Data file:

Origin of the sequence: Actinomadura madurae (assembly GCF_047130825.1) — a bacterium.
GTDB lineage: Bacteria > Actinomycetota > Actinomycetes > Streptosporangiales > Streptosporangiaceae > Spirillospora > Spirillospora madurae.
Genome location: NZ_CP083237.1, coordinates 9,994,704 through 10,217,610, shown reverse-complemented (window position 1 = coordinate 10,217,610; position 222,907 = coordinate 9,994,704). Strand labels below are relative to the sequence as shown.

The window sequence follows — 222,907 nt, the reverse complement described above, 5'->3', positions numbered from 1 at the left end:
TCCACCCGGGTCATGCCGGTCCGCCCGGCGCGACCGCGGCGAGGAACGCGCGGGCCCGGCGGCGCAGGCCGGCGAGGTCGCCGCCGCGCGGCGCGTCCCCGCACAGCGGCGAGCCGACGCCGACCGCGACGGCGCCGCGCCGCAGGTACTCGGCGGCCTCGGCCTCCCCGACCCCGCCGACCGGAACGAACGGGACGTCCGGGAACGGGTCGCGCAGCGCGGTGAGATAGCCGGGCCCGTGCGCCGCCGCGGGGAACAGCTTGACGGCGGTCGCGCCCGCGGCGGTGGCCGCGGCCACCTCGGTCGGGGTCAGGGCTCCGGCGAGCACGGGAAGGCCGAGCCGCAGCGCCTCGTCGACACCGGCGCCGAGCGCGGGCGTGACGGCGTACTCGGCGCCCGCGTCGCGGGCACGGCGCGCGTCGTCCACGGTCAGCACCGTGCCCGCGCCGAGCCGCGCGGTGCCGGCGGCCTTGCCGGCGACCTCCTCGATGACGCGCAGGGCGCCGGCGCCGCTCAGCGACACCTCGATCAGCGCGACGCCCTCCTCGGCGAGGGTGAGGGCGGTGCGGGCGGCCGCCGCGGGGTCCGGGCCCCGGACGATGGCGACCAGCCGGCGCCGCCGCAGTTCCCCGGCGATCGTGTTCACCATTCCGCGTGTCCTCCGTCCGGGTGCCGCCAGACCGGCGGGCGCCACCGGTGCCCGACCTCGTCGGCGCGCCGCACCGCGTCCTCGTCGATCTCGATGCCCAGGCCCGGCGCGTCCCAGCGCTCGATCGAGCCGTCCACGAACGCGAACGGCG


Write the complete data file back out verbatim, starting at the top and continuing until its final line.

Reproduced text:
Origin of the sequence: Actinomadura madurae (assembly GCF_047130825.1) — a bacterium.
GTDB lineage: Bacteria > Actinomycetota > Actinomycetes > Streptosporangiales > Streptosporangiaceae > Spirillospora > Spirillospora madurae.
Genome location: NZ_CP083237.1, coordinates 9,994,704 through 10,217,610, shown reverse-complemented (window position 1 = coordinate 10,217,610; position 222,907 = coordinate 9,994,704). Strand labels below are relative to the sequence as shown.

The window sequence follows — 222,907 nt, the reverse complement described above, 5'->3', positions numbered from 1 at the left end:
TCCACCCGGGTCATGCCGGTCCGCCCGGCGCGACCGCGGCGAGGAACGCGCGGGCCCGGCGGCGCAGGCCGGCGAGGTCGCCGCCGCGCGGCGCGTCCCCGCACAGCGGCGAGCCGACGCCGACCGCGACGGCGCCGCGCCGCAGGTACTCGGCGGCCTCGGCCTCCCCGACCCCGCCGACCGGAACGAACGGGACGTCCGGGAACGGGTCGCGCAGCGCGGTGAGATAGCCGGGCCCGTGCGCCGCCGCGGGGAACAGCTTGACGGCGGTCGCGCCCGCGGCGGTGGCCGCGGCCACCTCGGTCGGGGTCAGGGCTCCGGCGAGCACGGGAAGGCCGAGCCGCAGCGCCTCGTCGACACCGGCGCCGAGCGCGGGCGTGACGGCGTACTCGGCGCCCGCGTCGCGGGCACGGCGCGCGTCGTCCACGGTCAGCACCGTGCCCGCGCCGAGCCGCGCGGTGCCGGCGGCCTTGCCGGCGACCTCCTCGATGACGCGCAGGGCGCCGGCGCCGCTCAGCGACACCTCGATCAGCGCGACGCCCTCCTCGGCGAGGGTGAGGGCGGTGCGGGCGGCCGCCGCGGGGTCCGGGCCCCGGACGATGGCGACCAGCCGGCGCCGCCGCAGTTCCCCGGCGATCGTGTTCACCATTCCGCGTGTCCTCCGTCCGGGTGCCGCCAGACCGGCGGGCGCCACCGGTGCCCGACCTCGTCGGCGCGCCGCACCGCGTCCTCGTCGATCTCGATGCCCAGGCCCGGCGCGTCCCAGCGCTCGATCGAGCCGTCCACGAACGCGAACGGCG